The President was asked during his grand jury appearance whether he recalled denying a sexual relationship with Ms. Lewinsky to his senior aides and advisors, including Mr. Bowles, Mr. Podesta, Mr. Blumenthal, Mr. Ickes, and Mr. Jordan.(1126) The President did not recall specific details but did remember the following:

I met with certain people, and [to] a few of them I said I didn't have sex with Monica Lewinsky, or I didn't have an affair with her or something like that. I had a very careful thing I said, and I tried not to say anything else . . . . I remember that I issued a number of denials to people that I thought needed to hear them, but I tried to be careful and to be accurate.

* * *

And I believe, sir, that -- you'll have to ask them what they thought. But I was using those terms in the normal way people use them.(1127)

The President testified that he had said "things that were true about this relationship. That I used -- in the language I used, I said, there's nothing going on between us. That was true.(1128) I said I did not have sex with her as I defined it. That was true."(1129) The President qualified this answer, however: "I said things that were true. They may have been misleading, and if they were I have to take responsibility for it, and I'm sorry."(1130)

3. Initial Denials to the American Public

On the afternoon of January 21, the President made his first of a series of previously scheduled media appearances. In an interview on National Public Radio's "All Things Considered," the following colloquy took place:

Q: Mr. President, . . . . [m]any Americans woke up to the news today that the Whitewater independent counsel is investigating an allegation that you . . . encouraged a young woman to lie to lawyers in the Paula Jones civil suit. Is there any truth to that allegation?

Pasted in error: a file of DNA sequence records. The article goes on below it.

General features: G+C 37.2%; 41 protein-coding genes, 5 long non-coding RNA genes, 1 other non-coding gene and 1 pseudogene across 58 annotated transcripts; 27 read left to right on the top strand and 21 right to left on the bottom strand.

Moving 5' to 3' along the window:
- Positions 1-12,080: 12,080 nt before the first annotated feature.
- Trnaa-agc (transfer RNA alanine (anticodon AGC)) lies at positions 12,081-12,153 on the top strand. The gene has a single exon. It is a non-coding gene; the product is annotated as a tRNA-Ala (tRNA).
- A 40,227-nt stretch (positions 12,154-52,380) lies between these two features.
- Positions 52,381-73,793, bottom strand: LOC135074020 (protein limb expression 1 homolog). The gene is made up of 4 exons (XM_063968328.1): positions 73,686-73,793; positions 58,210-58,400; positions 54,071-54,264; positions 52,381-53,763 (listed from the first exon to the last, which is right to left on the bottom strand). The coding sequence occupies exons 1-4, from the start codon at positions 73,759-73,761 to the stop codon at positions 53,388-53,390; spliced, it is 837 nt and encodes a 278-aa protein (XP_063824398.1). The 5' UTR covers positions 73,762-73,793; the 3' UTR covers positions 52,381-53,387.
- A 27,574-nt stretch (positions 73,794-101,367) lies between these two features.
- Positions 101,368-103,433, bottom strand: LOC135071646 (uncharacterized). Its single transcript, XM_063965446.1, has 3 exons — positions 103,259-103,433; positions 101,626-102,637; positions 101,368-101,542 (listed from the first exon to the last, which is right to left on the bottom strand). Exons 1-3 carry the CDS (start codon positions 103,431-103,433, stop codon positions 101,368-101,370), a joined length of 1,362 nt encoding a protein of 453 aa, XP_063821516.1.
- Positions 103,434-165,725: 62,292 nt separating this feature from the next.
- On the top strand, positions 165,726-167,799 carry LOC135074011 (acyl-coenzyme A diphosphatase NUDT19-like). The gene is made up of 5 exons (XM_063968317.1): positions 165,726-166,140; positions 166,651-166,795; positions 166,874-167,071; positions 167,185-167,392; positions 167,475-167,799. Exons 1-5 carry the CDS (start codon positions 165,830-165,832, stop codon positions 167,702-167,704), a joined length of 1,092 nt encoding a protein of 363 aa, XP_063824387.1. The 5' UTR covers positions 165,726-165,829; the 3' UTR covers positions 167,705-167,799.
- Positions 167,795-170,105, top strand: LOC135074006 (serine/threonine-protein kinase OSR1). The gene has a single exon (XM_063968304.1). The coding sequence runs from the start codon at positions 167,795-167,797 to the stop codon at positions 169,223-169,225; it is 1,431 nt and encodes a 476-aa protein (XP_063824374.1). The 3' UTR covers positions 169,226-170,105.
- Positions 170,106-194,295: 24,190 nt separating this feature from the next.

WJC: No, sir, there's not. It's just not true.

Q: Is there any truth to the allegation of an affair between you and the young woman?

WJC: No. That's not true either. . . . The charges are not true. And I haven't asked anybody to lie.(1131)

That evening, the President appeared on the PBS program "The News Hour with Jim Lehrer." He was asked again whether the allegation of an affair with a White House intern was true. The President replied, "That is not true. That is not true. I did not ask anyone to tell anything other than the truth. There is no improper relationship. And I intend to cooperate with this inquiry. But that is not true." When asked to define what he meant by the term "improper relationship," the President answered, "Well, I think you know what it means. It means that there is not a sexual relationship, an improper sexual relationship, or any other kind of improper relationship."(1132)

The following morning, on January 22, 1998, the President again denied he had done anything improper. Speaking at a televised White House photo opportunity with Palestinian Authority Chairman Yasser Arafat, the President stated: "[T]he allegations are false, and I would never ask anybody to do anything other than tell the truth. That is false."(1133)